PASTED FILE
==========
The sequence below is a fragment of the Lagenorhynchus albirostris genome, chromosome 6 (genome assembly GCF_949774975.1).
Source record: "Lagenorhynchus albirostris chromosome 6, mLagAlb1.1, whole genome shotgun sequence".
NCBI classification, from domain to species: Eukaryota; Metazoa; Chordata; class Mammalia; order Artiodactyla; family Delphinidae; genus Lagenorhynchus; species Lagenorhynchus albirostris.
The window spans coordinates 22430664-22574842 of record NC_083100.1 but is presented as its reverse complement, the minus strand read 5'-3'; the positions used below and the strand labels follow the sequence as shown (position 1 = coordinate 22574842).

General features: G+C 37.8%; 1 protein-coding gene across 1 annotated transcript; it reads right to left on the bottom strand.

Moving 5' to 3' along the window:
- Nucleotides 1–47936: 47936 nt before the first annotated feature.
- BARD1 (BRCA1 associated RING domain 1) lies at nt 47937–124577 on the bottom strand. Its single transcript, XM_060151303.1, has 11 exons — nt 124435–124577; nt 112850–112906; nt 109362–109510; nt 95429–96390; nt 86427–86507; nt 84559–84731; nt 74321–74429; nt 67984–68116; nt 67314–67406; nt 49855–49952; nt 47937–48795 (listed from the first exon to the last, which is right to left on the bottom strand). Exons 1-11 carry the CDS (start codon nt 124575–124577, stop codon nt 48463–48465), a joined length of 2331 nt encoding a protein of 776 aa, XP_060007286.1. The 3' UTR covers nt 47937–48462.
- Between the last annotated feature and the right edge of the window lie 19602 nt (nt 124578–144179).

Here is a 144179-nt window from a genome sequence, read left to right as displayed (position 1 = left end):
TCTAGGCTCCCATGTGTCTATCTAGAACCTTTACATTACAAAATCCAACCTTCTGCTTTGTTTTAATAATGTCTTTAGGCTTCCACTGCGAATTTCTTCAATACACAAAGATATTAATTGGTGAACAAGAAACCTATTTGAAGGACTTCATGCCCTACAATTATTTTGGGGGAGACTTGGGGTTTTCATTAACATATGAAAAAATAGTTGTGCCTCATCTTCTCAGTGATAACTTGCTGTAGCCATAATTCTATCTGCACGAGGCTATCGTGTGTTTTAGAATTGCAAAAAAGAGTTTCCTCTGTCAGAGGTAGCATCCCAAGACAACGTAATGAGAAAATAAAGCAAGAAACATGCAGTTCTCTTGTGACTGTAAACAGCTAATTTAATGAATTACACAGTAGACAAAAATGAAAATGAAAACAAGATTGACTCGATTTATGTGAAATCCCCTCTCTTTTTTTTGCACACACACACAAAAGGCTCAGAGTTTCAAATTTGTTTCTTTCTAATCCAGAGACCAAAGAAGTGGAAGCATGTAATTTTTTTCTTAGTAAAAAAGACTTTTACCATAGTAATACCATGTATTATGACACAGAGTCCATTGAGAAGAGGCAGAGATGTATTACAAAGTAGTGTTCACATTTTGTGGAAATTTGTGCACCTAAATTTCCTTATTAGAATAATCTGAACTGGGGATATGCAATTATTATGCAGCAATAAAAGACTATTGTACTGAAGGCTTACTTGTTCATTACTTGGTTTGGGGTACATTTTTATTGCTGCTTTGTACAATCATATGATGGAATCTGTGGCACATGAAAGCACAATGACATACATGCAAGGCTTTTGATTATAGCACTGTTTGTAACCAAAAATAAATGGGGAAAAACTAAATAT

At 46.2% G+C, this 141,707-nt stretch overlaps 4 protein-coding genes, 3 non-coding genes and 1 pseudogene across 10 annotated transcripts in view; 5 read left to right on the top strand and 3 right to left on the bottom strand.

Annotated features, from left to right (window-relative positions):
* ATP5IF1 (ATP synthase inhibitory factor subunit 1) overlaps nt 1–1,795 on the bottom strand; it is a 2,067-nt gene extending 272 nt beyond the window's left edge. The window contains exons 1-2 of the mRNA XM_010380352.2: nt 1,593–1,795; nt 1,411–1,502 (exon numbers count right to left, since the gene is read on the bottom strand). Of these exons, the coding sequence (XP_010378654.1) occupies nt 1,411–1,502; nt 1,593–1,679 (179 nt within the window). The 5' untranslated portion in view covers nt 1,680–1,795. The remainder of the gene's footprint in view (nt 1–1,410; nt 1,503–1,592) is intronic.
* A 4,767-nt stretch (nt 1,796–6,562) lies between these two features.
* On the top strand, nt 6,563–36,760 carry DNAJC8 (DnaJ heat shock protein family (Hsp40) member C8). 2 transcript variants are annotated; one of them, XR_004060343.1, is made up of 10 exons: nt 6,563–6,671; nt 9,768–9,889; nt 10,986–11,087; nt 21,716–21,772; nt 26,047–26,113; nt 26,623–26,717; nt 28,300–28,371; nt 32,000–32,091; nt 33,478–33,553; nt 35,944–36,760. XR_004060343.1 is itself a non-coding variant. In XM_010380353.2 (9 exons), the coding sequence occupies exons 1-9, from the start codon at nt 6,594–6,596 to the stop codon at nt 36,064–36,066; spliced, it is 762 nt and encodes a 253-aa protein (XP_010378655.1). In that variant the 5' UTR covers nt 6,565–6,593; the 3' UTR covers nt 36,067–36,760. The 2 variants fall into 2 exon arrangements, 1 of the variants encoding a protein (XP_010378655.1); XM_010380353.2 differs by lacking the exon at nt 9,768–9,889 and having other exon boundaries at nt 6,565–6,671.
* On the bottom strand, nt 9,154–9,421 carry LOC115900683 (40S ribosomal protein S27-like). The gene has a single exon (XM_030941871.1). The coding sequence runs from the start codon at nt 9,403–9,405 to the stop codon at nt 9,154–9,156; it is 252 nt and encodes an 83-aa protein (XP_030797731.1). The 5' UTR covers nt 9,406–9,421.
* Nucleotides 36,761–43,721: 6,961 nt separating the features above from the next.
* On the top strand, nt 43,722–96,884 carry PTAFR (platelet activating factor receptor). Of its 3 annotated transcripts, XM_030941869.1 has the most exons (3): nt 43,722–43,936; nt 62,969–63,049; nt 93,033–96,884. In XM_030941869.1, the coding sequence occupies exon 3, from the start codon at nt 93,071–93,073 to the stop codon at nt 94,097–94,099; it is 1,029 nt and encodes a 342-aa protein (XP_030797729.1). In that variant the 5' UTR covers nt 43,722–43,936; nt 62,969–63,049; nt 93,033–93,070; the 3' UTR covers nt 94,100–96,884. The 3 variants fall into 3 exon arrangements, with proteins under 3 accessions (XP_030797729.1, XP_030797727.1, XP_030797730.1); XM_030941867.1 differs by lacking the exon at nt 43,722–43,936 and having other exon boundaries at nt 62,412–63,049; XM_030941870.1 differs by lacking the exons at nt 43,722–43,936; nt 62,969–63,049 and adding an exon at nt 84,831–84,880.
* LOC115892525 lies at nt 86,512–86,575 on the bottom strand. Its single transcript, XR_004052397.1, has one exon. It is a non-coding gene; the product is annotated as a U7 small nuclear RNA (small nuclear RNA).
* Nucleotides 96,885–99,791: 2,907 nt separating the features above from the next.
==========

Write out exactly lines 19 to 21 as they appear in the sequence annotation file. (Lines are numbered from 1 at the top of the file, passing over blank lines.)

* On the top strand, nt 43,722–96,884 carry PTAFR (platelet activating factor receptor). Of its 3 annotated transcripts, XM_030941869.1 has the most exons (3): nt 43,722–43,936; nt 62,969–63,049; nt 93,033–96,884. In XM_030941869.1, the coding sequence occupies exon 3, from the start codon at nt 93,071–93,073 to the stop codon at nt 94,097–94,099; it is 1,029 nt and encodes a 342-aa protein (XP_030797729.1). In that variant the 5' UTR covers nt 43,722–43,936; nt 62,969–63,049; nt 93,033–93,070; the 3' UTR covers nt 94,100–96,884. The 3 variants fall into 3 exon arrangements, with proteins under 3 accessions (XP_030797729.1, XP_030797727.1, XP_030797730.1); XM_030941867.1 differs by lacking the exon at nt 43,722–43,936 and having other exon boundaries at nt 62,412–63,049; XM_030941870.1 differs by lacking the exons at nt 43,722–43,936; nt 62,969–63,049 and adding an exon at nt 84,831–84,880.
* LOC115892525 lies at nt 86,512–86,575 on the bottom strand. Its single transcript, XR_004052397.1, has one exon. It is a non-coding gene; the product is annotated as a U7 small nuclear RNA (small nuclear RNA).
* Nucleotides 96,885–99,791: 2,907 nt separating the features above from the next.